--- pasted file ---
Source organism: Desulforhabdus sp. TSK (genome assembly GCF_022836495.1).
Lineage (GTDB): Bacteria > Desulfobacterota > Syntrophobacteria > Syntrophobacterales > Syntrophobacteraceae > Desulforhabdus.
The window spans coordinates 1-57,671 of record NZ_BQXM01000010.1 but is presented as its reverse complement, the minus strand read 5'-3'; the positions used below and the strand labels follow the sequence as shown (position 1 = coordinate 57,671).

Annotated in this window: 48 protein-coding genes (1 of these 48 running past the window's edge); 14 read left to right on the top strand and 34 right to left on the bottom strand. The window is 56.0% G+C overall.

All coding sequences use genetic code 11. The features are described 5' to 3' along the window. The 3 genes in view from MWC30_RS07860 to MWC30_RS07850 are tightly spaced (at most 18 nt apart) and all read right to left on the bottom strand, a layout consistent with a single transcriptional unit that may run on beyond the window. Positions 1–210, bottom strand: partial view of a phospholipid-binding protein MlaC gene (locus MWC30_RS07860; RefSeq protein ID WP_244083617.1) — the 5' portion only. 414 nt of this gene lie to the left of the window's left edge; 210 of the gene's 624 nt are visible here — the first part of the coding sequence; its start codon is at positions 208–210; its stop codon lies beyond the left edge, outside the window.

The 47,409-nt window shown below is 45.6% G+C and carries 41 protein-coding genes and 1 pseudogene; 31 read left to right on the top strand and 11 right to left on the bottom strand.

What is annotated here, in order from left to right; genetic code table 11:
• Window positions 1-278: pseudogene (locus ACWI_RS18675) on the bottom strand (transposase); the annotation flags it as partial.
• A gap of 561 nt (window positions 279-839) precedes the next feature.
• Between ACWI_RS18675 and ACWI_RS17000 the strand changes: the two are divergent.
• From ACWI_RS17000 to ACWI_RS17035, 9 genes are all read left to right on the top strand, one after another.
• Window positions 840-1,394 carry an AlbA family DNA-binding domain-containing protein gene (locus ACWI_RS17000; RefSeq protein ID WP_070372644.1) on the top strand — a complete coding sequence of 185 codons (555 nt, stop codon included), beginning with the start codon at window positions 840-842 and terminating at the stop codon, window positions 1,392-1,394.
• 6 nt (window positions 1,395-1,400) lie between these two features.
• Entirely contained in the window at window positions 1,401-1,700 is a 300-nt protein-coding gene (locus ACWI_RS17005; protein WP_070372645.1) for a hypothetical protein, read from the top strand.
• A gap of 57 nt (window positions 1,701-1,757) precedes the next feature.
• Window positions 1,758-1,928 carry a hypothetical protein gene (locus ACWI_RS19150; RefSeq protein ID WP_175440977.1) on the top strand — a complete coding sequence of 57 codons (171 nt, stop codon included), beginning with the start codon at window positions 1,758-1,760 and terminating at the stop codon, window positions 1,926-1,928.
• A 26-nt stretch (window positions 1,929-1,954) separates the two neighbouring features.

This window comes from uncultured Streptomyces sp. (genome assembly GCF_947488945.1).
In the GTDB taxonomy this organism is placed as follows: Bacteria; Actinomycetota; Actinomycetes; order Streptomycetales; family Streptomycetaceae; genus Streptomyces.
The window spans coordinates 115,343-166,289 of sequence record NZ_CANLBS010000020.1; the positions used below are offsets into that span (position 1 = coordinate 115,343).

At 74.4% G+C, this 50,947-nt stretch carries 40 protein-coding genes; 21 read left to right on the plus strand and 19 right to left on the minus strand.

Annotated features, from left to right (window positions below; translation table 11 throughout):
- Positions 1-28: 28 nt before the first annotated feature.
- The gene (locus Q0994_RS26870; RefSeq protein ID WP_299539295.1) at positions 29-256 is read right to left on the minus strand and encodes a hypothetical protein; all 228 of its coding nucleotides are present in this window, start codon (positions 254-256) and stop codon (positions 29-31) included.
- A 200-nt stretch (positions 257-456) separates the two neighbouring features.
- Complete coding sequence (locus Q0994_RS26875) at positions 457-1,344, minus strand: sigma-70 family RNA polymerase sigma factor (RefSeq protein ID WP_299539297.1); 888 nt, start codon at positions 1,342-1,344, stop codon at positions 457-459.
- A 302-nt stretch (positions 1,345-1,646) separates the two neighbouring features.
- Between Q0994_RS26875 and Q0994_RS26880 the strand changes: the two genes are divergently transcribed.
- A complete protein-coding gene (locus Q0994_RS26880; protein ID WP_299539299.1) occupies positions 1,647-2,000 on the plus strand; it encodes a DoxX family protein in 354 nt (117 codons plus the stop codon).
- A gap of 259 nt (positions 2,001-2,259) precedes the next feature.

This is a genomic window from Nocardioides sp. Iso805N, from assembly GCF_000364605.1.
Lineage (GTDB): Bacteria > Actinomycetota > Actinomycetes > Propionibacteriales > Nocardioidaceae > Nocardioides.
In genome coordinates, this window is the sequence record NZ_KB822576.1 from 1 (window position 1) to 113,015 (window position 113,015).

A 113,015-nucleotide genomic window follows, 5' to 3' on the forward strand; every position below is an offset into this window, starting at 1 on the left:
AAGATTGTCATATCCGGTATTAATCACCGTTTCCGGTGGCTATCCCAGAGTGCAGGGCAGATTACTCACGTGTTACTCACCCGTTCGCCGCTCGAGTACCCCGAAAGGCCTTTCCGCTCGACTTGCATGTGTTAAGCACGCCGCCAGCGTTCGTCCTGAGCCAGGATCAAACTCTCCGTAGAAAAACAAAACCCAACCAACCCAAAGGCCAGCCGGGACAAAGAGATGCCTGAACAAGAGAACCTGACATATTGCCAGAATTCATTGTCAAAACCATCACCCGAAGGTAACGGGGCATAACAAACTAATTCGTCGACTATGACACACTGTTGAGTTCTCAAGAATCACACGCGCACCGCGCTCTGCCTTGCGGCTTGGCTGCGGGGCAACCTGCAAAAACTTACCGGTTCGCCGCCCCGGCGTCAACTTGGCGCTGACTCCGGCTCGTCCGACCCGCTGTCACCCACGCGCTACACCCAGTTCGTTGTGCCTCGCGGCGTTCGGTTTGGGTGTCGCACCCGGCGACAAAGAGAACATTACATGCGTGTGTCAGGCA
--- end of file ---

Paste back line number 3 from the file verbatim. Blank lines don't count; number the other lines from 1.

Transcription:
The window spans coordinates 1-57,671 of record NZ_BQXM01000010.1 but is presented as its reverse complement, the minus strand read 5'-3'; the positions used below and the strand labels follow the sequence as shown (position 1 = coordinate 57,671).